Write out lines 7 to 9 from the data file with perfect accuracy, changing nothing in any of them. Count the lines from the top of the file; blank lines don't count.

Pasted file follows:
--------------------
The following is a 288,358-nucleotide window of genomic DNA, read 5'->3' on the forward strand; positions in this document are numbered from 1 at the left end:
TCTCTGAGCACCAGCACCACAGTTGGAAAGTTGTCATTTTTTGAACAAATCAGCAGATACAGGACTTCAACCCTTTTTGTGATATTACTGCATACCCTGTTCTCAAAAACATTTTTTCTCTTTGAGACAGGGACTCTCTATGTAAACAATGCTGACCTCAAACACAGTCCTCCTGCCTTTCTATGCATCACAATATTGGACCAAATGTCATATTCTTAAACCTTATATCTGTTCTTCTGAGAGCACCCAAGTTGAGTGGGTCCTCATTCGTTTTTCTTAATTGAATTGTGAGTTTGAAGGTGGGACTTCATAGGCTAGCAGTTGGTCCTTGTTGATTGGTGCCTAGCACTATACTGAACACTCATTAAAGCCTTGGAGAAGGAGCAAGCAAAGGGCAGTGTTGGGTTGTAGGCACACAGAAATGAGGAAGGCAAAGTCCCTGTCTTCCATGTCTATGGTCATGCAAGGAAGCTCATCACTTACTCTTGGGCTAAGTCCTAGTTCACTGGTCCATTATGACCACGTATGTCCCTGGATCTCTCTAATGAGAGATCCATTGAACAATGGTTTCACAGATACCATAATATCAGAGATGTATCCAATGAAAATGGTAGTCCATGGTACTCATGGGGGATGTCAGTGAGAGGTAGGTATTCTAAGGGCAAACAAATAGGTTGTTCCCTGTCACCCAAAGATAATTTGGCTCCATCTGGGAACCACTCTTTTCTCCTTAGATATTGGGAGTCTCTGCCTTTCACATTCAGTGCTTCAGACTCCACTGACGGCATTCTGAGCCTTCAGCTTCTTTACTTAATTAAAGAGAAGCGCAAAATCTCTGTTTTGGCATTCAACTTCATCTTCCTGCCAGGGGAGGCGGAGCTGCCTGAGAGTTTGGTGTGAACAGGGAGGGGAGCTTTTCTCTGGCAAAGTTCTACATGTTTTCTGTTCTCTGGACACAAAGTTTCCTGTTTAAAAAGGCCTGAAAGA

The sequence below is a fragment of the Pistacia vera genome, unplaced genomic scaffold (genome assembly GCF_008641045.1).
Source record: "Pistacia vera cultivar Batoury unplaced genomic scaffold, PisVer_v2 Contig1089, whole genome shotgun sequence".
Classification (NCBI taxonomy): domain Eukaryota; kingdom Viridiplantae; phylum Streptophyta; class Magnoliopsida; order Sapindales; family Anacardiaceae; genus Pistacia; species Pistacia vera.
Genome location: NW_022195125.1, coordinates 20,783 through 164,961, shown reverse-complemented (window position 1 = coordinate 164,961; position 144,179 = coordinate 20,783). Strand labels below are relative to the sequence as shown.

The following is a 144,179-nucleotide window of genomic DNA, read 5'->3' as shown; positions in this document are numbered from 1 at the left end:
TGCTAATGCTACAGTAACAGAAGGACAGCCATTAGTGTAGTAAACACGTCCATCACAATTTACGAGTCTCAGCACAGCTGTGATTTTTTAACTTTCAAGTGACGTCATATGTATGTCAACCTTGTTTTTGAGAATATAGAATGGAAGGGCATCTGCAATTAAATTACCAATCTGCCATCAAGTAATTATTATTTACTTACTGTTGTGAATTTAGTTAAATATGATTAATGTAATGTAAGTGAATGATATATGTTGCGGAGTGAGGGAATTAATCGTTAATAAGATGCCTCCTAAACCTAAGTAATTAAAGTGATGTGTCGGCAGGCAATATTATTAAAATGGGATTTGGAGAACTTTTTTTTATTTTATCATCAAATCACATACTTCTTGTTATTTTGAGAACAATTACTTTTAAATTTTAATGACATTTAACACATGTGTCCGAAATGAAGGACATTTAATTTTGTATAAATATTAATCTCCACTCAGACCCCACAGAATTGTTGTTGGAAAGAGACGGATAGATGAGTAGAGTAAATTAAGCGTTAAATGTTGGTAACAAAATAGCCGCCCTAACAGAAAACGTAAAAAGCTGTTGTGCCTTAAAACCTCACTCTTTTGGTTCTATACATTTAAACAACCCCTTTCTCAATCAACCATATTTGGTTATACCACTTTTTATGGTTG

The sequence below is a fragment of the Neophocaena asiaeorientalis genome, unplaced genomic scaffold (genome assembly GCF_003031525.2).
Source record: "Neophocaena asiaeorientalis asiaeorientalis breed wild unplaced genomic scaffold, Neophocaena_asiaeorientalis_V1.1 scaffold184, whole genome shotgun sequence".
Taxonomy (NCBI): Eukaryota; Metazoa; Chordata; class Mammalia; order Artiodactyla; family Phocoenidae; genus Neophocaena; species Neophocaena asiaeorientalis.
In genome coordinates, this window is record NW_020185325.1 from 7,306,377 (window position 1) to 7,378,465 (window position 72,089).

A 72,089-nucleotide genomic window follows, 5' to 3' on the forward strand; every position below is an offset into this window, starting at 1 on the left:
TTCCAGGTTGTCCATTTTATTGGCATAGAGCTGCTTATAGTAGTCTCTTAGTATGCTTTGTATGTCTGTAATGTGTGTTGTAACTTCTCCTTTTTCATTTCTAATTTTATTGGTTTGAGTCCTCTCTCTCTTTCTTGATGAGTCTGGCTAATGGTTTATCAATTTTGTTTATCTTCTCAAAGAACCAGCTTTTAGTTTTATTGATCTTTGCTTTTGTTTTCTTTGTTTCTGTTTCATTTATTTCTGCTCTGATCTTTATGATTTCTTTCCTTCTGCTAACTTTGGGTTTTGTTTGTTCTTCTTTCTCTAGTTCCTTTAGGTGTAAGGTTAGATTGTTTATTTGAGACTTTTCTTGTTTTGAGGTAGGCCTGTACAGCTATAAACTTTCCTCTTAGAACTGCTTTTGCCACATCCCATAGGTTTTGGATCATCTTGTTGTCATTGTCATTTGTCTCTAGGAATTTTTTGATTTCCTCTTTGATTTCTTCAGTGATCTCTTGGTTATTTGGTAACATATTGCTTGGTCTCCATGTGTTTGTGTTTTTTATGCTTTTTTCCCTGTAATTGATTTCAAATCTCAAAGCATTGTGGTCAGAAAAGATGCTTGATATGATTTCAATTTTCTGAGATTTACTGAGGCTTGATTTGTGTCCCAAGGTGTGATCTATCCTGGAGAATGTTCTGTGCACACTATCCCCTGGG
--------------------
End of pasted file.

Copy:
The following is a 144,179-nucleotide window of genomic DNA, read 5'->3' as shown; positions in this document are numbered from 1 at the left end:
TGCTAATGCTACAGTAACAGAAGGACAGCCATTAGTGTAGTAAACACGTCCATCACAATTTACGAGTCTCAGCACAGCTGTGATTTTTTAACTTTCAAGTGACGTCATATGTATGTCAACCTTGTTTTTGAGAATATAGAATGGAAGGGCATCTGCAATTAAATTACCAATCTGCCATCAAGTAATTATTATTTACTTACTGTTGTGAATTTAGTTAAATATGATTAATGTAATGTAAGTGAATGATATATGTTGCGGAGTGAGGGAATTAATCGTTAATAAGATGCCTCCTAAACCTAAGTAATTAAAGTGATGTGTCGGCAGGCAATATTATTAAAATGGGATTTGGAGAACTTTTTTTTATTTTATCATCAAATCACATACTTCTTGTTATTTTGAGAACAATTACTTTTAAATTTTAATGACATTTAACACATGTGTCCGAAATGAAGGACATTTAATTTTGTATAAATATTAATCTCCACTCAGACCCCACAGAATTGTTGTTGGAAAGAGACGGATAGATGAGTAGAGTAAATTAAGCGTTAAATGTTGGTAACAAAATAGCCGCCCTAACAGAAAACGTAAAAAGCTGTTGTGCCTTAAAACCTCACTCTTTTGGTTCTATACATTTAAACAACCCCTTTCTCAATCAACCATATTTGGTTATACCACTTTTTATGGTTG

The sequence below is a fragment of the Neophocaena asiaeorientalis genome, unplaced genomic scaffold (genome assembly GCF_003031525.2).